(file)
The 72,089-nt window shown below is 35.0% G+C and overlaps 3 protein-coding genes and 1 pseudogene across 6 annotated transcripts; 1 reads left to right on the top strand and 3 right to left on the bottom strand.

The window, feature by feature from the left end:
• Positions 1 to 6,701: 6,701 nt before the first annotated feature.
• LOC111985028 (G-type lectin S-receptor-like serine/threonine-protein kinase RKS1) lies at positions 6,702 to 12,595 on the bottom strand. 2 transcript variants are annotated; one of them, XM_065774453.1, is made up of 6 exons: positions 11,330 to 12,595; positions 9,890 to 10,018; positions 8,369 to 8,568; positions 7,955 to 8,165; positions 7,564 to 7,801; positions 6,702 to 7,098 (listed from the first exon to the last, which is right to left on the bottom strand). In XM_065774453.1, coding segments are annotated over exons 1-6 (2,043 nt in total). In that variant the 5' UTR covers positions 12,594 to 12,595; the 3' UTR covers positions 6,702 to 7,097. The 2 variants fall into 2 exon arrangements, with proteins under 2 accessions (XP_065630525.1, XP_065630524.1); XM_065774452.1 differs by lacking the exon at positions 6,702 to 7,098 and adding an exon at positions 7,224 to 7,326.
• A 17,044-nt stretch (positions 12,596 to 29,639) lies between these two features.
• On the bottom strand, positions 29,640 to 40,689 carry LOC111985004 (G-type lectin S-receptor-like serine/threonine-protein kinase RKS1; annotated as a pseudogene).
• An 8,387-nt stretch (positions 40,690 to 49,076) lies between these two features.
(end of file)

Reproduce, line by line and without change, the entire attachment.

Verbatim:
The 72,089-nt window shown below is 35.0% G+C and overlaps 3 protein-coding genes and 1 pseudogene across 6 annotated transcripts; 1 reads left to right on the top strand and 3 right to left on the bottom strand.

The window, feature by feature from the left end:
• Positions 1 to 6,701: 6,701 nt before the first annotated feature.
• LOC111985028 (G-type lectin S-receptor-like serine/threonine-protein kinase RKS1) lies at positions 6,702 to 12,595 on the bottom strand. 2 transcript variants are annotated; one of them, XM_065774453.1, is made up of 6 exons: positions 11,330 to 12,595; positions 9,890 to 10,018; positions 8,369 to 8,568; positions 7,955 to 8,165; positions 7,564 to 7,801; positions 6,702 to 7,098 (listed from the first exon to the last, which is right to left on the bottom strand). In XM_065774453.1, coding segments are annotated over exons 1-6 (2,043 nt in total). In that variant the 5' UTR covers positions 12,594 to 12,595; the 3' UTR covers positions 6,702 to 7,097. The 2 variants fall into 2 exon arrangements, with proteins under 2 accessions (XP_065630525.1, XP_065630524.1); XM_065774452.1 differs by lacking the exon at positions 6,702 to 7,098 and adding an exon at positions 7,224 to 7,326.
• A 17,044-nt stretch (positions 12,596 to 29,639) lies between these two features.
• On the bottom strand, positions 29,640 to 40,689 carry LOC111985004 (G-type lectin S-receptor-like serine/threonine-protein kinase RKS1; annotated as a pseudogene).
• An 8,387-nt stretch (positions 40,690 to 49,076) lies between these two features.